Consumptive Attitude Leads To Increasing Waste Volume

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waste volume
Patrick Thomas. Photo: Suci Marchita

Bali (Greeners) – Waste management still presents serious issues for developing nations. Regulation, socialization, behavior changes have become equally important.

Patrick Thomas, Plastic Europe President and member of World Plastic Council, said that bad consumption has led to increasing waste volume that people have yet to aware if disasters hit them back.

“The bad consumptive attitude has become an issue hard to crack in dealing with waste,” said Thomas to Greeners at the sideline of World Ocean Summit 2017, in Nusa Dua, Bali, on Friday (24/2).

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He cited smartphones of which people neglected to include the considerations if the phones were broken where they’re going to throw or whether there was a policy from the producer to recycle components of their phones.

Furthermore, he said people tend not to think long term environmental impacts from their consumption which made it difficult to manage waste. No matter how good the manage was, he added, if people’s consumptive attitude was not upgraded then it would simply reduce and not solved it.

“If we bought plastic bottle water, there’s a seal on the top. Where do you throw that seal? Then, the plastic of the cover, where will it go? After you drink it, where will the glass go? Do you just throw it away? One throw can be dangerous, so thousands throws can be disastrous,” he underlined.

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Thomas reminded public to understand and have knowledge on producers with good waste management practices. In addition, strong regulation from the government must be properly disseminated.

He appreciated Indonesia’s movement to apply paid plastic system to consumers. It should have been a doorway to change people’s behavior if properly promoted.

“This regulation is important but it will be worthless if the message does not reach to local levels,” he said.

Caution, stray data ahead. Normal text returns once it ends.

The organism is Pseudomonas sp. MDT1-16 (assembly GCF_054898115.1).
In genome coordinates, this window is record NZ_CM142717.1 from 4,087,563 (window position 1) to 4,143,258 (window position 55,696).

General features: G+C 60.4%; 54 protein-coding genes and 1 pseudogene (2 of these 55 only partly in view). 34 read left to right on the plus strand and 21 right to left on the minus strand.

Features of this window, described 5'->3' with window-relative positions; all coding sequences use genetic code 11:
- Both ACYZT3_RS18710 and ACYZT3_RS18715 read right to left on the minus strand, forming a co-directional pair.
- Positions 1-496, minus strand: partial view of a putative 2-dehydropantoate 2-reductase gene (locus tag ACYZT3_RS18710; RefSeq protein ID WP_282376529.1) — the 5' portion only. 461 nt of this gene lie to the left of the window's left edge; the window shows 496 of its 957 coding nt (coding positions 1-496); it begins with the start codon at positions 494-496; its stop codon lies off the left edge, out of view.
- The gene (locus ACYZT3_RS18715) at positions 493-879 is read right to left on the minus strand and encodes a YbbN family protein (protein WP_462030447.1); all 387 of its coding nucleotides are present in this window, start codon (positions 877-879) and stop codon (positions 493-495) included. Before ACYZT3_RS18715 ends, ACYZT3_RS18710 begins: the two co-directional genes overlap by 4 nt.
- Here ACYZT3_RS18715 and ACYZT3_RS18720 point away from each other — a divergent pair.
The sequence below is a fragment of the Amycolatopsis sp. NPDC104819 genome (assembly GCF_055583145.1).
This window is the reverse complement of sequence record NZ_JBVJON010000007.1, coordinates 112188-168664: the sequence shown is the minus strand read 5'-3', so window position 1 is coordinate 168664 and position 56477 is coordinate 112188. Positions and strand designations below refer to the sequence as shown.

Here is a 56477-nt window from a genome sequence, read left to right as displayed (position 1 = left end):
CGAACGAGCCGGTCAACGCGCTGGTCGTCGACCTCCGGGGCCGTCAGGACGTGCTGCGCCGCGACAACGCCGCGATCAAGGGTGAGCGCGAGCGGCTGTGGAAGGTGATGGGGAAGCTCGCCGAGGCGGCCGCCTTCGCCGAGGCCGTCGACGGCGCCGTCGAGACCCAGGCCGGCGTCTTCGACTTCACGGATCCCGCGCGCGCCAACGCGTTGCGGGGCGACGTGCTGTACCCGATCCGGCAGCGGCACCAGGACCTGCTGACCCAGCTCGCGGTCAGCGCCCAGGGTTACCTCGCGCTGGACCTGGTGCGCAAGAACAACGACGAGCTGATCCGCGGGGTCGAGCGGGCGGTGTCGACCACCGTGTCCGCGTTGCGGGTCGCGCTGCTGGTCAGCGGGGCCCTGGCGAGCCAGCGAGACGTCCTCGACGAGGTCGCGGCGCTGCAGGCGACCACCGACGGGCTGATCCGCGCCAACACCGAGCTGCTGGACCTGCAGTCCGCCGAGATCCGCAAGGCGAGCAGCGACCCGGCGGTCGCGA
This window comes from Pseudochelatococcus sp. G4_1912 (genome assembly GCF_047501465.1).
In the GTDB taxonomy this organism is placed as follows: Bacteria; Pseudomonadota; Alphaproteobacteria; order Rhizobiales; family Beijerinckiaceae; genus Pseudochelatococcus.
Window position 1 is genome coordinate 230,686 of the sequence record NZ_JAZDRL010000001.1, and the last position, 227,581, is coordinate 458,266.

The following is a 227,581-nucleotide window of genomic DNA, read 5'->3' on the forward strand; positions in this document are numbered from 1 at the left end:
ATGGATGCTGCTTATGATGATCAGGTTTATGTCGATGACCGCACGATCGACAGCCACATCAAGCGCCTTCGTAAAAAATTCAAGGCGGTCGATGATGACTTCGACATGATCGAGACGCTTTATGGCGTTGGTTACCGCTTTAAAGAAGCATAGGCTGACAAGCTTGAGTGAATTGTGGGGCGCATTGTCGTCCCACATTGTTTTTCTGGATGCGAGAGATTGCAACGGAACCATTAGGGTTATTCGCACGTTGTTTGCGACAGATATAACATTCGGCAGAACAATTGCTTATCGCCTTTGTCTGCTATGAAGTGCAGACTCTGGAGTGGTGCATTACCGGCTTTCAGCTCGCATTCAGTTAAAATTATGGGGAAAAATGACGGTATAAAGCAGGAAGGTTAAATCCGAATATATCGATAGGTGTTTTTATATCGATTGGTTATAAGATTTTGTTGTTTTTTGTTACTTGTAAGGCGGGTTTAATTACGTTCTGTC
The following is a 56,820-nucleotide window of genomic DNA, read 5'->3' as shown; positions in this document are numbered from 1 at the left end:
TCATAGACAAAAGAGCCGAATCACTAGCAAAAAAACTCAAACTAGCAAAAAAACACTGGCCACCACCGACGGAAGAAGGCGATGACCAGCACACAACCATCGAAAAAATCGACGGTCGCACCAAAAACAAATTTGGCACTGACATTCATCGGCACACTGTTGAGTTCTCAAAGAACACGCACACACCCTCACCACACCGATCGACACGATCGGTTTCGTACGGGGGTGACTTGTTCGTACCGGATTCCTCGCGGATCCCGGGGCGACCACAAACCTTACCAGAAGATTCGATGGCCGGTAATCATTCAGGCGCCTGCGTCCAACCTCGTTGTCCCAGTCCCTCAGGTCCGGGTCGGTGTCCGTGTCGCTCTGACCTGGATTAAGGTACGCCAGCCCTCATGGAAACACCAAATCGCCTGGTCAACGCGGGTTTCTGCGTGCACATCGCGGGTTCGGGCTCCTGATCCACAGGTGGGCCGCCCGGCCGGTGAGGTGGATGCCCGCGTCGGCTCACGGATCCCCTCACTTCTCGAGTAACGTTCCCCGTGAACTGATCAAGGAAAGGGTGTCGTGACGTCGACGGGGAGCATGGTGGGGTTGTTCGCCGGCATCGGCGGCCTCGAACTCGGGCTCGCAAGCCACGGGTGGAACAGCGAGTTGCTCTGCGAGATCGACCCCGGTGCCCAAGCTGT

Early Waste Management Attitude

To change behavior and increase awareness on the danger of not-managed waste, it should start early as possible on children. The practice has been going on in Thailand with interesting educational approach which will build children’s knowledge.

Children, he said, will be more aware and understand even police their own parents on mishandling the waste.

“In Thailand, I used educational approach by providing children’s book and also interaction. The books introduce on types of waste, how to manage 3R, — Reduce, Reuse and Recycle –, and how beautiful our lands and oceans without waste,” he said.

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Ocean waste plastic issues have strong relation with waste from the land. Everyone does not like to see plastic as it’s too valuable to be thrown away. So, how to prevent plastic waste from reaching to the sea?

Thomas said that plastic waste was not solved so it presented similar issue for the oceans.

He said that it would need serious and integrated waste management to solve the problem.

Don’t Blame It on Plastic

Thomas said that no humans, if they’re aware about it, wouldn’t like to see their plastic waste ended up in the oceans.

“Why? Because, plastic is recyclable and the business is booming and profitable. Plastic has become the future economical needs sought by countries with high demand recycling business industry. So, don’t blame it on plastic but try to change the consumption attitude and be more wise in manage your own waste,” he said.

Reports by Danny Kosasih


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